Aerobic and strength training can help increase insulin sensitivity and combining them in your workouts can be even more effective. When you're moving your body, you also release feel-good hormones and since you're burning calories, you may also lose weight which, as we know, can help prevent or reverse insulin resistance! Write down a list of workouts you enjoy now or that you remember loving in the past and challenge yourself to schedule 2-3 of them into your calendar this week. Ideas: take an at-home Pilates class, lift weights, go for a brisk walk, get in a cardio sweat session while dancing to your favorite playlist & explore the great outdoors by hiking, kayaking or paddle boarding! 

Pro Tip: after consuming a meal heavier in carbs and calories, throw on your running shoes and go for a 10-20 minute walk, bike ride or dance party! Moving your body right after a meal is a great way for the body to use some of that sugar (carbs) for energy and improve insulin sensitivity. Want to learn more about this? Listen to the Solo 2.0 Podcast episode with "The Metabolism Mentor," Austin McGuffie here

Get High Quality Sleep: 

We live in a culture that often promotes "sleeping less and working more" but sleep is a critical time for restoration and repair of the body and helps maintain our immune system, which keeps us from getting sick. Deep sleep is especially crucial to the body’s ability to use insulin to regulate blood sugar and when we don't sleep well, it can trigger changes to hormones, creating a negative ripple effect which can lead to intense sugar cravings, ravenous hunger and weight gain. Have trouble sleeping? Try the 4-7-8 breathing technique from Dr. Andrew Weil, take a high quality melatonin supplement (only on nights you really need it) and/or try this CBD + Nature tincture (use code BALANCE for 20% off) which can help "turn off" the brain and calm your nervous system before bed!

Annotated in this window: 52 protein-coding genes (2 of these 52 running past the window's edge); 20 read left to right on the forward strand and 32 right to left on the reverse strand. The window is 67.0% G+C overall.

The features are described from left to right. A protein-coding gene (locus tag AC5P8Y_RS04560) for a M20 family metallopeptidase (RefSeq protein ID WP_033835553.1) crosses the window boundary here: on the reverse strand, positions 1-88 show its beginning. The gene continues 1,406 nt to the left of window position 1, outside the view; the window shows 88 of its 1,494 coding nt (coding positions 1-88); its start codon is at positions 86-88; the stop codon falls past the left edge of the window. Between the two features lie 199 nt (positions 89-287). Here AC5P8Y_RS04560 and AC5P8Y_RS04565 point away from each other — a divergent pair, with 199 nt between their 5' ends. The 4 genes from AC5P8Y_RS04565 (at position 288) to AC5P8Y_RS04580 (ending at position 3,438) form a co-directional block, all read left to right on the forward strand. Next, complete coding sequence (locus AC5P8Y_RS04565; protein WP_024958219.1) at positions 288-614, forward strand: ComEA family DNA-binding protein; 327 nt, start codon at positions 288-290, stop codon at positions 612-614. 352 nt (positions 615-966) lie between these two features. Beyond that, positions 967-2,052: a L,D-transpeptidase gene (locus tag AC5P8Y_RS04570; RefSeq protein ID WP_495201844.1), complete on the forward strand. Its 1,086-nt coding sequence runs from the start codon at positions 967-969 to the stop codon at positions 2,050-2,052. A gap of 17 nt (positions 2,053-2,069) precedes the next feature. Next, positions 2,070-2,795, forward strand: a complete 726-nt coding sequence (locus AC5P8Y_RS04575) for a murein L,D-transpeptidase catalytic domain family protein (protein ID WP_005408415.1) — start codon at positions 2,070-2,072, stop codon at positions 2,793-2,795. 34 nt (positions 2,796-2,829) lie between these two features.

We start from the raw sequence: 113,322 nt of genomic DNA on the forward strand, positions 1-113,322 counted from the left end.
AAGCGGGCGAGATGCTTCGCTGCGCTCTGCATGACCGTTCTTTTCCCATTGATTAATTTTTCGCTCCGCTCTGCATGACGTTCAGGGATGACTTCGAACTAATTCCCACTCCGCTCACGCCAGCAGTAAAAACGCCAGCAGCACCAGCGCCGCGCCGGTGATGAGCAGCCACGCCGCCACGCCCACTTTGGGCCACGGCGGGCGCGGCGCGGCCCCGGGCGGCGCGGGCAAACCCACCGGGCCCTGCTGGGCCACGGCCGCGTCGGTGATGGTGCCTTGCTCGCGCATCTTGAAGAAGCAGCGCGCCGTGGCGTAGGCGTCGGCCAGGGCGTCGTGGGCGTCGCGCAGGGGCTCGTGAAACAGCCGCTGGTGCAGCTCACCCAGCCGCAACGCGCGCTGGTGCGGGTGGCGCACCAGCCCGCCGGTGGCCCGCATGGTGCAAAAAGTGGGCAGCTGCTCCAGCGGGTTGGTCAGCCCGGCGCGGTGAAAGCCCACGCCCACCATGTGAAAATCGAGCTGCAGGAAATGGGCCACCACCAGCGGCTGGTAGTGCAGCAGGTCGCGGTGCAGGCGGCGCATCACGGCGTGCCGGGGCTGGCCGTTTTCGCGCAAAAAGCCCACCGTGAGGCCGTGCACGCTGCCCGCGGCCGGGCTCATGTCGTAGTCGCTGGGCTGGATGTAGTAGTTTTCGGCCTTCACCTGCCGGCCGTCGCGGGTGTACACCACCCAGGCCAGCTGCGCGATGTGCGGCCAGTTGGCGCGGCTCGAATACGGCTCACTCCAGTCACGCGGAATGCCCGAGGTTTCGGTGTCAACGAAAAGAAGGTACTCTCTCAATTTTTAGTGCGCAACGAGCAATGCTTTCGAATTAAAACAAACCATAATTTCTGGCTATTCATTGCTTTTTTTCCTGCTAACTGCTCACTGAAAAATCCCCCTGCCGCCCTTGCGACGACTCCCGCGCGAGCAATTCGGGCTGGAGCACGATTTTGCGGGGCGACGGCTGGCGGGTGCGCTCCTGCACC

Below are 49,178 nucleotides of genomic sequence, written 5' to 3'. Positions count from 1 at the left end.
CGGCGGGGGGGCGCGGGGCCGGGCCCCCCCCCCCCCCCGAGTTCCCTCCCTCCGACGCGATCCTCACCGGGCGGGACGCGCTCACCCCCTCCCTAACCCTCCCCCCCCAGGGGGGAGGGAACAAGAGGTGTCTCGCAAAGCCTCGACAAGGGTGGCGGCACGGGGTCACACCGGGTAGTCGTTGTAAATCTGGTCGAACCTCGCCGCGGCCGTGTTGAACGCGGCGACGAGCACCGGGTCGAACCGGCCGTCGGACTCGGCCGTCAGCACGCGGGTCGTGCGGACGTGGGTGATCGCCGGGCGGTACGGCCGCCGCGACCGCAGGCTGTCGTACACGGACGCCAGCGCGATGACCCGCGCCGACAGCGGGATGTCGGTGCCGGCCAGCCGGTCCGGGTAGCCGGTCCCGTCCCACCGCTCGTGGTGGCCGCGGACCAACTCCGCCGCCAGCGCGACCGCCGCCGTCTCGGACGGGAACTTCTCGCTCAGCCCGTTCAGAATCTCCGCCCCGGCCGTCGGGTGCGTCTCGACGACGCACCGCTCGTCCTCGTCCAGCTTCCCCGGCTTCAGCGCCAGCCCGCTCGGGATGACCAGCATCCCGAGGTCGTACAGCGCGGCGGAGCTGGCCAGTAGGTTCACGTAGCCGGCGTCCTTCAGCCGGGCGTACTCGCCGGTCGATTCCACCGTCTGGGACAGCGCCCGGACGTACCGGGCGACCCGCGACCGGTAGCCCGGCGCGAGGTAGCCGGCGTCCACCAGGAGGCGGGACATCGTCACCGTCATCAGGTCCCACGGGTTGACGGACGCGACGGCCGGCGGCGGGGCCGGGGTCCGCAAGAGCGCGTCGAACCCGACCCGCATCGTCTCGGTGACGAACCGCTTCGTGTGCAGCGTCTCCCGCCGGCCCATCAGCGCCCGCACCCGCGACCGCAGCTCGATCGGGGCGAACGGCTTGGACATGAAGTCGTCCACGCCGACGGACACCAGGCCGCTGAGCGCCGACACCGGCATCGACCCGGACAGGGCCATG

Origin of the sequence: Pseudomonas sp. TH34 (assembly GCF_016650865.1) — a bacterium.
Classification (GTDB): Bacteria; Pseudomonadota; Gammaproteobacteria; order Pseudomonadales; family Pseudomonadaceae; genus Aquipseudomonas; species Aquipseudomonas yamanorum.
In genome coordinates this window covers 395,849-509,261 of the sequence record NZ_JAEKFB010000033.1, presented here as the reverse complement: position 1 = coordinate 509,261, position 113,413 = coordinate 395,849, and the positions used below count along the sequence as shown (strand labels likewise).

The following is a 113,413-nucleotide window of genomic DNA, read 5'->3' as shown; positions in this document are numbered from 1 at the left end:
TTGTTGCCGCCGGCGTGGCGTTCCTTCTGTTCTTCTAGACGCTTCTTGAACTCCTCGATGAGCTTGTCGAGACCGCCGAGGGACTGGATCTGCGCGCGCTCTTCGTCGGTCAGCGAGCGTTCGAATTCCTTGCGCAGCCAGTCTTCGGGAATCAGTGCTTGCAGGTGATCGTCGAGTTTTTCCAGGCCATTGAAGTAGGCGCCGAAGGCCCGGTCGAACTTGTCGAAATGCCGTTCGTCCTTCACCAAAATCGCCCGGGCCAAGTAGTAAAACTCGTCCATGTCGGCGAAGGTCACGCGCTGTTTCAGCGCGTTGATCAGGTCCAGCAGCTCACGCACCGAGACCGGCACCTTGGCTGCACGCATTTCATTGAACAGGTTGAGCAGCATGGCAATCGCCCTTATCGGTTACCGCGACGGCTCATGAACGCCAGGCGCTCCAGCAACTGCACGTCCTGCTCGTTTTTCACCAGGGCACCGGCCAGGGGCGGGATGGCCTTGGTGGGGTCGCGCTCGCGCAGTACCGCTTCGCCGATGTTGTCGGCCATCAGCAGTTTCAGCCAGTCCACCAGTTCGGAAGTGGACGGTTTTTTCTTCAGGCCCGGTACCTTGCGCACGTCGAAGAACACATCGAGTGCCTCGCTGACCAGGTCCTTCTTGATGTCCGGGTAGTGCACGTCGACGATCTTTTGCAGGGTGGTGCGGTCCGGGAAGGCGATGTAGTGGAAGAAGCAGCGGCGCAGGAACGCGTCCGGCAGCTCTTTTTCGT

Think about a few of these suggestions that you can add into your daily routine this week & write them into your to-do list so they can become a priority. It’s the small incremental changes that we make that add up to lifelong, meaningful results!


Nutritional Help for High Androgens, PCOS and/or Related Symptoms (YHB focus sheet) 

Woman Code, Alisa Vitti (A revolutionary food-based program to balance hormones and reverse imbalances that cause painful periods, PMS and PCOS)

Hormone Intelligence, Aviva Romm (the complete guide to calming hormone chaos and restoring your body's natural blueprint for well-being)

Download our health coach @bodyblissbyjess' "Sexy 6" formula to assist in proper blood sugar balance and micro & macro nutrient requirements! 

Interested in testing your hormone levels and getting started on an all-natural rebalancing plan? Check out our at-home hormone testing + consulting packages HERE.

Email us at info@yourhormonebalance.com with any questions!